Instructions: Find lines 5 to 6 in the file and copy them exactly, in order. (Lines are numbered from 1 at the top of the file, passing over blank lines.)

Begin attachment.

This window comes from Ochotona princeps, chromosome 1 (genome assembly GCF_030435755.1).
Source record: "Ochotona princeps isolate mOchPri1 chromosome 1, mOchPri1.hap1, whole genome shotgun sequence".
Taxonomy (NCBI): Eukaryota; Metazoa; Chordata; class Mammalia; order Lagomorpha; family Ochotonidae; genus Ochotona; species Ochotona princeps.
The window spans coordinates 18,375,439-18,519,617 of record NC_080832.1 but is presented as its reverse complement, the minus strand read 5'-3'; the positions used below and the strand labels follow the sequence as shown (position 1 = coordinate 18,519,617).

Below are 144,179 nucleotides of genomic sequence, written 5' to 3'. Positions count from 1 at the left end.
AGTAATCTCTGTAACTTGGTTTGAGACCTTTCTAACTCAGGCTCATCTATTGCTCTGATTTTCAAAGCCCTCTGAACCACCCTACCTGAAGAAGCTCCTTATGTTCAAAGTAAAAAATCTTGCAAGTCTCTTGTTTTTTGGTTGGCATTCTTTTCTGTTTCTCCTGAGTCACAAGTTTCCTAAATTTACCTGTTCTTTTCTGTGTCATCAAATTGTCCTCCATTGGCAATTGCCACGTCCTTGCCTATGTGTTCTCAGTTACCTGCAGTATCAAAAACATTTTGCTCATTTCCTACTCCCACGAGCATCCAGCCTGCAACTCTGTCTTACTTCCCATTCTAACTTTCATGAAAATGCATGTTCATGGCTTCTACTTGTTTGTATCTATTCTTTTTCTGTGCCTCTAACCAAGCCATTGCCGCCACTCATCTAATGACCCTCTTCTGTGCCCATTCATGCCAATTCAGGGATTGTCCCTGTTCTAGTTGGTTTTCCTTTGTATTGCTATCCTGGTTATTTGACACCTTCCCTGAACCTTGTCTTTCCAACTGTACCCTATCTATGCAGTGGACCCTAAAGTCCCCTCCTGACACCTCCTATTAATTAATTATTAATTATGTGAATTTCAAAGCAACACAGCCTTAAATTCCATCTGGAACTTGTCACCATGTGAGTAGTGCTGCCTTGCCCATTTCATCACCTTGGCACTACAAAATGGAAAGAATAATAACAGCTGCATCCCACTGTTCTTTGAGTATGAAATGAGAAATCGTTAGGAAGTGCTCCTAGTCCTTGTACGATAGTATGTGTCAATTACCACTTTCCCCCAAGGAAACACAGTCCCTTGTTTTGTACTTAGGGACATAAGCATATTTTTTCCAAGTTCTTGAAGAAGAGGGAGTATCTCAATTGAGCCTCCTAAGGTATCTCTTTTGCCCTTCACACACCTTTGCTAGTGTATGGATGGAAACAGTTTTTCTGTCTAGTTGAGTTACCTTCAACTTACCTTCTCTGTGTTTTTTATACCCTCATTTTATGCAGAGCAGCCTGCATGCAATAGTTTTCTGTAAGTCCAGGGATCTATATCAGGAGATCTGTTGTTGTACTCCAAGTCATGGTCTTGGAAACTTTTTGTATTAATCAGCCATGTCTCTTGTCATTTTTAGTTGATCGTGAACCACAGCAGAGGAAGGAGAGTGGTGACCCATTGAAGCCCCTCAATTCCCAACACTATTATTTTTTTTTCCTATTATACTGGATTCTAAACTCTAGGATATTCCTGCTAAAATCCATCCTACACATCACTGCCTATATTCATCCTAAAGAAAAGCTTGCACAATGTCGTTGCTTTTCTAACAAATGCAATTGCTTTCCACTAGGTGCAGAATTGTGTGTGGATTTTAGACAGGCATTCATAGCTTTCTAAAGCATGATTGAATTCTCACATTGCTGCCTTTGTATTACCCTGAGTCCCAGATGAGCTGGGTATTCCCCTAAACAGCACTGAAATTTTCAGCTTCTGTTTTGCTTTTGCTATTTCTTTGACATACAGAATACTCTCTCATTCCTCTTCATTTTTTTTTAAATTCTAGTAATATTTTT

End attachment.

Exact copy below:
Below are 144,179 nucleotides of genomic sequence, written 5' to 3'. Positions count from 1 at the left end.
AGTAATCTCTGTAACTTGGTTTGAGACCTTTCTAACTCAGGCTCATCTATTGCTCTGATTTTCAAAGCCCTCTGAACCACCCTACCTGAAGAAGCTCCTTATGTTCAAAGTAAAAAATCTTGCAAGTCTCTTGTTTTTTGGTTGGCATTCTTTTCTGTTTCTCCTGAGTCACAAGTTTCCTAAATTTACCTGTTCTTTTCTGTGTCATCAAATTGTCCTCCATTGGCAATTGCCACGTCCTTGCCTATGTGTTCTCAGTTACCTGCAGTATCAAAAACATTTTGCTCATTTCCTACTCCCACGAGCATCCAGCCTGCAACTCTGTCTTACTTCCCATTCTAACTTTCATGAAAATGCATGTTCATGGCTTCTACTTGTTTGTATCTATTCTTTTTCTGTGCCTCTAACCAAGCCATTGCCGCCACTCATCTAATGACCCTCTTCTGTGCCCATTCATGCCAATTCAGGGATTGTCCCTGTTCTAGTTGGTTTTCCTTTGTATTGCTATCCTGGTTATTTGACACCTTCCCTGAACCTTGTCTTTCCAACTGTACCCTATCTATGCAGTGGACCCTAAAGTCCCCTCCTGACACCTCCTATTAATTAATTATTAATTATGTGAATTTCAAAGCAACACAGCCTTAAATTCCATCTGGAACTTGTCACCATGTGAGTAGTGCTGCCTTGCCCATTTCATCACCTTGGCACTACAAAATGGAAAGAATAATAACAGCTGCATCCCACTGTTCTTTGAGTATGAAATGAGAAATCGTTAGGAAGTGCTCCTAGTCCTTGTACGATAGTATGTGTCAATTACCACTTTCCCCCAAGGAAACACAGTCCCTTGTTTTGTACTTAGGGACATAAGCATATTTTTTCCAAGTTCTTGAAGAAGAGGGAGTATCTCAATTGAGCCTCCTAAGGTATCTCTTTTGCCCTTCACACACCTTTGCTAGTGTATGGATGGAAACAGTTTTTCTGTCTAGTTGAGTTACCTTCAACTTACCTTCTCTGTGTTTTTTATACCCTCATTTTATGCAGAGCAGCCTGCATGCAATAGTTTTCTGTAAGTCCAGGGATCTATATCAGGAGATCTGTTGTTGTACTCCAAGTCATGGTCTTGGAAACTTTTTGTATTAATCAGCCATGTCTCTTGTCATTTTTAGTTGATCGTGAACCACAGCAGAGGAAGGAGAGTGGTGACCCATTGAAGCCCCTCAATTCCCAACACTATTATTTTTTTTTCCTATTATACTGGATTCTAAACTCTAGGATATTCCTGCTAAAATCCATCCTACACATCACTGCCTATATTCATCCTAAAGAAAAGCTTGCACAATGTCGTTGCTTTTCTAACAAATGCAATTGCTTTCCACTAGGTGCAGAATTGTGTGTGGATTTTAGACAGGCATTCATAGCTTTCTAAAGCATGATTGAATTCTCACATTGCTGCCTTTGTATTACCCTGAGTCCCAGATGAGCTGGGTATTCCCCTAAACAGCACTGAAATTTTCAGCTTCTGTTTTGCTTTTGCTATTTCTTTGACATACAGAATACTCTCTCATTCCTCTTCATTTTTTTTTAAATTCTAGTAATATTTTT